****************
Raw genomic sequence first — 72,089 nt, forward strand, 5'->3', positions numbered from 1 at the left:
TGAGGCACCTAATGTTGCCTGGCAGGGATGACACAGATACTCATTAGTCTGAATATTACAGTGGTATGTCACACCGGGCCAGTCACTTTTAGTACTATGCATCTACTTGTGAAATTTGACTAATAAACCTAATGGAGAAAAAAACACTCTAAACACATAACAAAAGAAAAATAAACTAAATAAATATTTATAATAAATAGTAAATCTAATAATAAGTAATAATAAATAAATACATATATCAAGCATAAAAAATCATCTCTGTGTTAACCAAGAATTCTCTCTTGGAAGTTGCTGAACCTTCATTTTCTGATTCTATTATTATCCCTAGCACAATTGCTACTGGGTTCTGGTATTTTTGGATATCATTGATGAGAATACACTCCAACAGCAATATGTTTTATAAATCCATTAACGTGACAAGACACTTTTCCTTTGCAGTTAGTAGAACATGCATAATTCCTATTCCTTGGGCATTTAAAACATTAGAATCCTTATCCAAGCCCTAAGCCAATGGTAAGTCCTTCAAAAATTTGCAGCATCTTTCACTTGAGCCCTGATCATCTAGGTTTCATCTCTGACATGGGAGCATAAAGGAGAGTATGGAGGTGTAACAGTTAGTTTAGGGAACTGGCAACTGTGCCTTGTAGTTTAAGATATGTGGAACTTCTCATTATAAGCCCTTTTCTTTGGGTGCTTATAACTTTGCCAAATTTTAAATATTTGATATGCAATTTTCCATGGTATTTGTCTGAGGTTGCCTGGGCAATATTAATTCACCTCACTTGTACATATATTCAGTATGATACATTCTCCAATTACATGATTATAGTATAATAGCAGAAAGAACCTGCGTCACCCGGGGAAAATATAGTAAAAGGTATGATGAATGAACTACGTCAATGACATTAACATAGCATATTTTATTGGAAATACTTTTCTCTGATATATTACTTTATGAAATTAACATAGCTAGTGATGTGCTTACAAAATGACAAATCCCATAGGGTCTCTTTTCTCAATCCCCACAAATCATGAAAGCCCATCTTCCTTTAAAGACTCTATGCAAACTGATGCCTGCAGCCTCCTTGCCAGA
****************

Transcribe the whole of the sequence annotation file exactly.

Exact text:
Raw genomic sequence first — 72,089 nt, forward strand, 5'->3', positions numbered from 1 at the left:
TGAGGCACCTAATGTTGCCTGGCAGGGATGACACAGATACTCATTAGTCTGAATATTACAGTGGTATGTCACACCGGGCCAGTCACTTTTAGTACTATGCATCTACTTGTGAAATTTGACTAATAAACCTAATGGAGAAAAAAACACTCTAAACACATAACAAAAGAAAAATAAACTAAATAAATATTTATAATAAATAGTAAATCTAATAATAAGTAATAATAAATAAATACATATATCAAGCATAAAAAATCATCTCTGTGTTAACCAAGAATTCTCTCTTGGAAGTTGCTGAACCTTCATTTTCTGATTCTATTATTATCCCTAGCACAATTGCTACTGGGTTCTGGTATTTTTGGATATCATTGATGAGAATACACTCCAACAGCAATATGTTTTATAAATCCATTAACGTGACAAGACACTTTTCCTTTGCAGTTAGTAGAACATGCATAATTCCTATTCCTTGGGCATTTAAAACATTAGAATCCTTATCCAAGCCCTAAGCCAATGGTAAGTCCTTCAAAAATTTGCAGCATCTTTCACTTGAGCCCTGATCATCTAGGTTTCATCTCTGACATGGGAGCATAAAGGAGAGTATGGAGGTGTAACAGTTAGTTTAGGGAACTGGCAACTGTGCCTTGTAGTTTAAGATATGTGGAACTTCTCATTATAAGCCCTTTTCTTTGGGTGCTTATAACTTTGCCAAATTTTAAATATTTGATATGCAATTTTCCATGGTATTTGTCTGAGGTTGCCTGGGCAATATTAATTCACCTCACTTGTACATATATTCAGTATGATACATTCTCCAATTACATGATTATAGTATAATAGCAGAAAGAACCTGCGTCACCCGGGGAAAATATAGTAAAAGGTATGATGAATGAACTACGTCAATGACATTAACATAGCATATTTTATTGGAAATACTTTTCTCTGATATATTACTTTATGAAATTAACATAGCTAGTGATGTGCTTACAAAATGACAAATCCCATAGGGTCTCTTTTCTCAATCCCCACAAATCATGAAAGCCCATCTTCCTTTAAAGACTCTATGCAAACTGATGCCTGCAGCCTCCTTGCCAGA